What is to be done? The answer is easy. It has always been easy. Stop saying "not in my name" and start saying "over my dead body". That's what we did. It works. Do it.
He who passively accepts evil is as much involved in it as he who helps to perpetrate it. He who accepts evil without protesting against it is really cooperating with it.
You don’t know what order with freedom means! You only know what revolt against oppression is! You don’t know that the rod, discipline, violence, the state and government can only be sustained because of you and because of your lack of socially creative powers that develop order within liberty!
You may be 38 years old, as I happen to be. And one day, some great opportunity stands before you and calls you to stand up for some great principle, some great issue, some great cause. And you refuse to do it because you are afraid... You refuse to do it because you want to live longer... You're afraid that you will lose your job, or you are afraid that you will be criticized or that you will lose your popularity, or you're afraid someone will stab you, or shoot at you or bomb your house; so you refuse to take the stand.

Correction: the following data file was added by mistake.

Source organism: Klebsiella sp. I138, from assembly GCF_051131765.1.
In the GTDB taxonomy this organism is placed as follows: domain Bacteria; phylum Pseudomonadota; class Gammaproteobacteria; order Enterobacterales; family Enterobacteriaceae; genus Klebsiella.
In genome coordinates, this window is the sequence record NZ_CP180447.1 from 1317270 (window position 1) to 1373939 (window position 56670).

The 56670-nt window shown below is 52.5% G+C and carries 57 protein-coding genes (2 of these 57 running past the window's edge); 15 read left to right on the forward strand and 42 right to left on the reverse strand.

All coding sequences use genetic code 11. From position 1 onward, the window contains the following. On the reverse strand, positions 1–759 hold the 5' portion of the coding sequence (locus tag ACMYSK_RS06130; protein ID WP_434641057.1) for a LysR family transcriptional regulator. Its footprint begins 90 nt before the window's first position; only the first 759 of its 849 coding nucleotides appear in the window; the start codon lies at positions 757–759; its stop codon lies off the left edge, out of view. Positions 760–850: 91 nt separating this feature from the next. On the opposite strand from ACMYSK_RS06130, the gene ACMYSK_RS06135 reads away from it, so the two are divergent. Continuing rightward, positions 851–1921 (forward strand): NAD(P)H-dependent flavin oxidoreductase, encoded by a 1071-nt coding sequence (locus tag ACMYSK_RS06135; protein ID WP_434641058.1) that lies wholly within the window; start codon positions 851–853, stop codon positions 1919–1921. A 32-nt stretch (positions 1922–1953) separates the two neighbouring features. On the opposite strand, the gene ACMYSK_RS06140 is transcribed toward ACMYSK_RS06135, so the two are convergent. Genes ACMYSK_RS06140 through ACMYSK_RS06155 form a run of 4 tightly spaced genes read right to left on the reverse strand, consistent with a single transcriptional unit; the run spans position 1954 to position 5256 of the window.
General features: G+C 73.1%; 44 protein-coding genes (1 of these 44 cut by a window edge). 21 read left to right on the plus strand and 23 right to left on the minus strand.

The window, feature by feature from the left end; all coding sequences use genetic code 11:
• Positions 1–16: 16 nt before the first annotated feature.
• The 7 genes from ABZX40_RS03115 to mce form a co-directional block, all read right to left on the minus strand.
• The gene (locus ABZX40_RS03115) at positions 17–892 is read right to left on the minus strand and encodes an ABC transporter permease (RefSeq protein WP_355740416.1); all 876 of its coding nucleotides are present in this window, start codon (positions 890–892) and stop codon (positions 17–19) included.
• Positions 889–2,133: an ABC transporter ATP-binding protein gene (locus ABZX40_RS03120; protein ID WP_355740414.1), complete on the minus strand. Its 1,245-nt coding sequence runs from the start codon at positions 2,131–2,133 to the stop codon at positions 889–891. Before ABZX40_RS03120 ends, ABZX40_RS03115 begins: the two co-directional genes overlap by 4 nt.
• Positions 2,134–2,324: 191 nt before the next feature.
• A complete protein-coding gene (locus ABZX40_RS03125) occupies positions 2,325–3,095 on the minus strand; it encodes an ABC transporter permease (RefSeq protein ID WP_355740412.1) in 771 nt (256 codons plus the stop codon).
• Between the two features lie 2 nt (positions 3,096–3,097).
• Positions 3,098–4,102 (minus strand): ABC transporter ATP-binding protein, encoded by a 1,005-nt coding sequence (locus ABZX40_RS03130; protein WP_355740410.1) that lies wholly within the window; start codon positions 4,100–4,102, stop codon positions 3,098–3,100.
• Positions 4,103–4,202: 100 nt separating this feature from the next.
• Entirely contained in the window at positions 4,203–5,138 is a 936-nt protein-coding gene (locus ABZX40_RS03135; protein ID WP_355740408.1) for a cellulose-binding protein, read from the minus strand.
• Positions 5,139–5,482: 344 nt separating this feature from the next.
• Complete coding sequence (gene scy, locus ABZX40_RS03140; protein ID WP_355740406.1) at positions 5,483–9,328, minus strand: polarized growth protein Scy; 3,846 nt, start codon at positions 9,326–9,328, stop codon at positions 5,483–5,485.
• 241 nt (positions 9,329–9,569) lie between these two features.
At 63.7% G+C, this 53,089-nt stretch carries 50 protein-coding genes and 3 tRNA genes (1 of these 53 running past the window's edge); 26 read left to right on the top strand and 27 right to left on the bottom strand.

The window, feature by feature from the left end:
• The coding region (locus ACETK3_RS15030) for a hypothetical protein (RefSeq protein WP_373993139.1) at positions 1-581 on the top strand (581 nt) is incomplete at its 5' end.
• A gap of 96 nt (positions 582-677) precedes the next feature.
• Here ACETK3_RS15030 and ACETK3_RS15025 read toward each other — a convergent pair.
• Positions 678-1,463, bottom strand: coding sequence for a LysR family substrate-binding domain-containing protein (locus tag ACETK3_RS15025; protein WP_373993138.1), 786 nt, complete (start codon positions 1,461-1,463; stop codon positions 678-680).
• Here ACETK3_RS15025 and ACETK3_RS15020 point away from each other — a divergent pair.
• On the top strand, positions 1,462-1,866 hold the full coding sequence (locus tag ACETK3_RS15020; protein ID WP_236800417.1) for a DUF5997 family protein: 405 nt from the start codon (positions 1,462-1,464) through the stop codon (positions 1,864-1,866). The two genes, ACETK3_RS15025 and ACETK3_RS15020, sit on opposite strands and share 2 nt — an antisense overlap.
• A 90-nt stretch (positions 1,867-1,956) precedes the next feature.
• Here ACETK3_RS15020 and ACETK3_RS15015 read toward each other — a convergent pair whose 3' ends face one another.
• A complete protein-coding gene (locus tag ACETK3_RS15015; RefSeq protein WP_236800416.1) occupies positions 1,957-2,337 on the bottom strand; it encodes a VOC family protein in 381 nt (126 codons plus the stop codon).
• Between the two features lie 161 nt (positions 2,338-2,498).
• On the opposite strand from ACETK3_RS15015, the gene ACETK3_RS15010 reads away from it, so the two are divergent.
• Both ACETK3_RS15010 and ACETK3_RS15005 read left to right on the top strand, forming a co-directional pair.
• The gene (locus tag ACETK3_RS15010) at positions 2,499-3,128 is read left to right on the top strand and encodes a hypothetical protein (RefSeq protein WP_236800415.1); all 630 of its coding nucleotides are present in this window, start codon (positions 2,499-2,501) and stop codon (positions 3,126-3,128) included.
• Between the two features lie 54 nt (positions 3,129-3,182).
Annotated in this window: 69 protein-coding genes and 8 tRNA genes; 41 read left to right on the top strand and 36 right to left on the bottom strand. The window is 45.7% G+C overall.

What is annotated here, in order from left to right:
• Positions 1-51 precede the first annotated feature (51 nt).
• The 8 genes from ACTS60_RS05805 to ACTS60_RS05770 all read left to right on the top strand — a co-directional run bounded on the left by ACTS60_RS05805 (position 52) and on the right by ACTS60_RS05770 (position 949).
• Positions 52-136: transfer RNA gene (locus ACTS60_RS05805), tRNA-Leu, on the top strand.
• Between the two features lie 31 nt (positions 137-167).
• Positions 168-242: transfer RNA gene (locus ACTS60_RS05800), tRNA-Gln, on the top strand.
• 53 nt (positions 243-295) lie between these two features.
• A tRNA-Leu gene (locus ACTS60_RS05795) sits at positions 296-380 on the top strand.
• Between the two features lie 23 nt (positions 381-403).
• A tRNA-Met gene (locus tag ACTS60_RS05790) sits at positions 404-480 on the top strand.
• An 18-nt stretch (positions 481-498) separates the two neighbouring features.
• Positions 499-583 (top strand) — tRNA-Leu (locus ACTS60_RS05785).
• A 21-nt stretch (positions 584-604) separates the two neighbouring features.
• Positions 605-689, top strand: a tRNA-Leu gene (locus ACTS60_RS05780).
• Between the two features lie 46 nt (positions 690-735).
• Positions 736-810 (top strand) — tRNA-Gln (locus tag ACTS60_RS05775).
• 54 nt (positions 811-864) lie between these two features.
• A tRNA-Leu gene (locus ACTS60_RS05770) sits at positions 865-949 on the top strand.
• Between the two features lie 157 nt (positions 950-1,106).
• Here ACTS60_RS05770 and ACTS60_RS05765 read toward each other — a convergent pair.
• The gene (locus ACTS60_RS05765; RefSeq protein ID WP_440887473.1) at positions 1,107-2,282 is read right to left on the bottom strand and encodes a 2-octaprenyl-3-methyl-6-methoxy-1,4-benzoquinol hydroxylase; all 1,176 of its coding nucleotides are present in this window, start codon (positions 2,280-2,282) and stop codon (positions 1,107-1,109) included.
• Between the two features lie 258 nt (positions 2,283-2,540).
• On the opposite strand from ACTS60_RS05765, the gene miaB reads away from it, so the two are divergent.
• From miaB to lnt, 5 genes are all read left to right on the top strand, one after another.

Well, you may go on and live until you are 90, but you're just as dead at 38 as you would be at 90. And the cessation of breathing in your life is but the belated announcement of an earlier death of the spirit.
Every time we witness an injustice and do not act, we train our character to be passive in its presence and thereby eventually lose all ability to defend ourselves and those we love.
So, never be afraid. Never be afraid to raise your voice for honesty and truth and compassion, against injustice and lying and greed. If you, not just you in this room tonight, but in all the thousands of other rooms like this one about the world today and tomorrow and next week, will do this, not as a class or classes, but as individuals, men and women, you will change the earth; in one generation all the Napoleons and Hitlers and Caesars and Mussolinis and Stalins and all the other tyrants who want power and aggrandizement, and the simple politicians and time-servers who themselves are merely baffled or ignorant or afraid, who have used, or are using, or hope to use, man’s fear and greed for man’s enslavement, will have vanished from the face of it.address to the the graduating class at University High School, Oxford, Mississippi on May 28, 1951